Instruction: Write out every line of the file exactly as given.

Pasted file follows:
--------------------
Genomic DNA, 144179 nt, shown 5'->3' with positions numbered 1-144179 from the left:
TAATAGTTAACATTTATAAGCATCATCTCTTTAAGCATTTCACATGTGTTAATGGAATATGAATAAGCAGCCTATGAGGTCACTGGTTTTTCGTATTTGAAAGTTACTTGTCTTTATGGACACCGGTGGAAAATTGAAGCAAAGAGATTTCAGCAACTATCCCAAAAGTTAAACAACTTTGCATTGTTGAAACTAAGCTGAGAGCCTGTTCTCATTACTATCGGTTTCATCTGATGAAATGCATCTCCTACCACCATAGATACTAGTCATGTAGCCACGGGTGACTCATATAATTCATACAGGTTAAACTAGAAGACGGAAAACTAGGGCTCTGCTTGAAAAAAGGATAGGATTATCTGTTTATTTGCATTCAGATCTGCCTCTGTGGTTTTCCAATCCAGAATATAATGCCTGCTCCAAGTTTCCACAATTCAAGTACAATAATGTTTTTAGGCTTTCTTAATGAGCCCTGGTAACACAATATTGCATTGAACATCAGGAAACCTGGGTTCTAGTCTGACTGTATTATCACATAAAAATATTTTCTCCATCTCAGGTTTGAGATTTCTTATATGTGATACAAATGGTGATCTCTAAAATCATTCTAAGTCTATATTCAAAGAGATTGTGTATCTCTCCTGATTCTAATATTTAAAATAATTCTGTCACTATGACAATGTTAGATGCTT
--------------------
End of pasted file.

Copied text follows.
Genomic DNA, 144179 nt, shown 5'->3' with positions numbered 1-144179 from the left:
TAATAGTTAACATTTATAAGCATCATCTCTTTAAGCATTTCACATGTGTTAATGGAATATGAATAAGCAGCCTATGAGGTCACTGGTTTTTCGTATTTGAAAGTTACTTGTCTTTATGGACACCGGTGGAAAATTGAAGCAAAGAGATTTCAGCAACTATCCCAAAAGTTAAACAACTTTGCATTGTTGAAACTAAGCTGAGAGCCTGTTCTCATTACTATCGGTTTCATCTGATGAAATGCATCTCCTACCACCATAGATACTAGTCATGTAGCCACGGGTGACTCATATAATTCATACAGGTTAAACTAGAAGACGGAAAACTAGGGCTCTGCTTGAAAAAAGGATAGGATTATCTGTTTATTTGCATTCAGATCTGCCTCTGTGGTTTTCCAATCCAGAATATAATGCCTGCTCCAAGTTTCCACAATTCAAGTACAATAATGTTTTTAGGCTTTCTTAATGAGCCCTGGTAACACAATATTGCATTGAACATCAGGAAACCTGGGTTCTAGTCTGACTGTATTATCACATAAAAATATTTTCTCCATCTCAGGTTTGAGATTTCTTATATGTGATACAAATGGTGATCTCTAAAATCATTCTAAGTCTATATTCAAAGAGATTGTGTATCTCTCCTGATTCTAATATTTAAAATAATTCTGTCACTATGACAATGTTAGATGCTT